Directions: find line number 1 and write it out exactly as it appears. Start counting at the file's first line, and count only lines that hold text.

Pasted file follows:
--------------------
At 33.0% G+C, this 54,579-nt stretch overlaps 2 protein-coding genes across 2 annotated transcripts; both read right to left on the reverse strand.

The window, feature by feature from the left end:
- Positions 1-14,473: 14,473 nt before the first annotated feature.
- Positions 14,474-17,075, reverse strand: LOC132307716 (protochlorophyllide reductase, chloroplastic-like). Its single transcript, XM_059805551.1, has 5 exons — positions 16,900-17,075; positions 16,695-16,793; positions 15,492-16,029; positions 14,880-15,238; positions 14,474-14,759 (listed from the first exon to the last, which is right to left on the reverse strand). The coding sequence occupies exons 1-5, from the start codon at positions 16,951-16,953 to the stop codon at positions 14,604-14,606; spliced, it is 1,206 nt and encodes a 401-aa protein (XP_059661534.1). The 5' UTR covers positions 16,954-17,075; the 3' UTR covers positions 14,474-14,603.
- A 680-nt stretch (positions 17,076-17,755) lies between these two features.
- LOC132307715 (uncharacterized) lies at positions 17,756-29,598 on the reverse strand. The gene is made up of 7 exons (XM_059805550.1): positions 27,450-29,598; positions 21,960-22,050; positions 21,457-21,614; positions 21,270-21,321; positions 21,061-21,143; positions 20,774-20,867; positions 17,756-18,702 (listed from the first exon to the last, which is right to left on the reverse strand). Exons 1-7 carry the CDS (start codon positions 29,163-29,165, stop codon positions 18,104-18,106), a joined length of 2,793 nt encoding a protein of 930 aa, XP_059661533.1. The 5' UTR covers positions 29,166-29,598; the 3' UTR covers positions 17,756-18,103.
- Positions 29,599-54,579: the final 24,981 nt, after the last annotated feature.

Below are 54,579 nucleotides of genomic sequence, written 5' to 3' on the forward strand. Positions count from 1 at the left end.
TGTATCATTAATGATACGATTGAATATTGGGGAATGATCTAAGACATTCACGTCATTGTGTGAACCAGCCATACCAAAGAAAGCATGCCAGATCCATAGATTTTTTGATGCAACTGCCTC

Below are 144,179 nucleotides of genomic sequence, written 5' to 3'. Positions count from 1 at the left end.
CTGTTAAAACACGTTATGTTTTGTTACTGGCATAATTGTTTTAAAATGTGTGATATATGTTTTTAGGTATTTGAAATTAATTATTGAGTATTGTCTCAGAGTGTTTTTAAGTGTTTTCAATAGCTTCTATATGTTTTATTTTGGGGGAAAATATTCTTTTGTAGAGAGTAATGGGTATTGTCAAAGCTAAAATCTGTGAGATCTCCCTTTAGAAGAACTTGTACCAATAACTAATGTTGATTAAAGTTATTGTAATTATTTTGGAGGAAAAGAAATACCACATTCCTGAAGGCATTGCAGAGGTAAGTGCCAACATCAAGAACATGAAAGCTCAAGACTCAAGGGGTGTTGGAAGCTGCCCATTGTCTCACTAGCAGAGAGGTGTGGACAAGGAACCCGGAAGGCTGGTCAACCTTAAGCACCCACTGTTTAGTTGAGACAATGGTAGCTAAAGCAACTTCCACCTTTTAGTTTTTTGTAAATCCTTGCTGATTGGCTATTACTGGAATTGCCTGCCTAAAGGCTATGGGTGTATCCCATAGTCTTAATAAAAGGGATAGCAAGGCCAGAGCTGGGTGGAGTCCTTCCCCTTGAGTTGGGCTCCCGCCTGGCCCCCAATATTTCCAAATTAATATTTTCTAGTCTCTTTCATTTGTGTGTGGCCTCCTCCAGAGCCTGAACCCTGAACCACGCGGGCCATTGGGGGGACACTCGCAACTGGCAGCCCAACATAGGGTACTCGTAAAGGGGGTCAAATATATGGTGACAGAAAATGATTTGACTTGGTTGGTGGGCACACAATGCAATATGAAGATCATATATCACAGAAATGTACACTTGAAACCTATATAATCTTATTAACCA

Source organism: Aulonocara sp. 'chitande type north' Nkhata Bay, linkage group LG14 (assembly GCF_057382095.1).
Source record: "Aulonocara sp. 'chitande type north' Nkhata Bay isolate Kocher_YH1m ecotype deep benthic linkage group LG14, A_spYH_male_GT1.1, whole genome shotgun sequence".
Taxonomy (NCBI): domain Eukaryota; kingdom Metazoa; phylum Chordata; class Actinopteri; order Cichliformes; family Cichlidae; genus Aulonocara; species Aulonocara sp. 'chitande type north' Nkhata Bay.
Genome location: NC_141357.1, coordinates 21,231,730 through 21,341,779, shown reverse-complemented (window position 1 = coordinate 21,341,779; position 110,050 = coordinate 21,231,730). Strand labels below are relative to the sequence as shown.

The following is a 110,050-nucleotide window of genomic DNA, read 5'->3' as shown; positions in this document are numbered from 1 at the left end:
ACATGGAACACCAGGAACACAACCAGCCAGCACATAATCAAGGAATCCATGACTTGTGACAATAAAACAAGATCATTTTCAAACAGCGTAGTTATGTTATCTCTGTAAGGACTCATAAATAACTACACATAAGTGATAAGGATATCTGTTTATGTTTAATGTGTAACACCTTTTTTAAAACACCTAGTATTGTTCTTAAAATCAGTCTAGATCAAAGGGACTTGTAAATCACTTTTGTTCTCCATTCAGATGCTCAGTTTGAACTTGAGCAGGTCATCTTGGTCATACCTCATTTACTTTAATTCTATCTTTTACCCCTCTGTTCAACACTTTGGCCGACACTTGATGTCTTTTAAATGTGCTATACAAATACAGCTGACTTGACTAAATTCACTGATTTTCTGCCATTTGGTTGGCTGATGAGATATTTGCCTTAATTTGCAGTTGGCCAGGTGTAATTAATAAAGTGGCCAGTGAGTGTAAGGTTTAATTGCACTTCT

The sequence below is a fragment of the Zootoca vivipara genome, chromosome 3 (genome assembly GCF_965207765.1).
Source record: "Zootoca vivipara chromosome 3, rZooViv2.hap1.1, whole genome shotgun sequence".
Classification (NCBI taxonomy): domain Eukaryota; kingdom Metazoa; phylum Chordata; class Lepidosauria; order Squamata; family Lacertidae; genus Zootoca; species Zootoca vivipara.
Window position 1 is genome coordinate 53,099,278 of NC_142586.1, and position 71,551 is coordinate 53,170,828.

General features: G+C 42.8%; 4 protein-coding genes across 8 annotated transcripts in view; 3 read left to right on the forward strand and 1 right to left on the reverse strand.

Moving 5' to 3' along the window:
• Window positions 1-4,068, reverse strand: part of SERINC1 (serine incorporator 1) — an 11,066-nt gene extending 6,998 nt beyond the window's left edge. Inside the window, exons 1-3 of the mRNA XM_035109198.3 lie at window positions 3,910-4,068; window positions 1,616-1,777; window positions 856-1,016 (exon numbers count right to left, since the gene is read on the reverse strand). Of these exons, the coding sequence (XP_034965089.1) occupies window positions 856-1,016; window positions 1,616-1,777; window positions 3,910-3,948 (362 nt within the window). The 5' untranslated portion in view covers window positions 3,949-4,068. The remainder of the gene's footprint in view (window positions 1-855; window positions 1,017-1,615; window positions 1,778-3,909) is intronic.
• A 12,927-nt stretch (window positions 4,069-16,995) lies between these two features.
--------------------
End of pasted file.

At 33.0% G+C, this 54,579-nt stretch overlaps 2 protein-coding genes across 2 annotated transcripts; both read right to left on the reverse strand.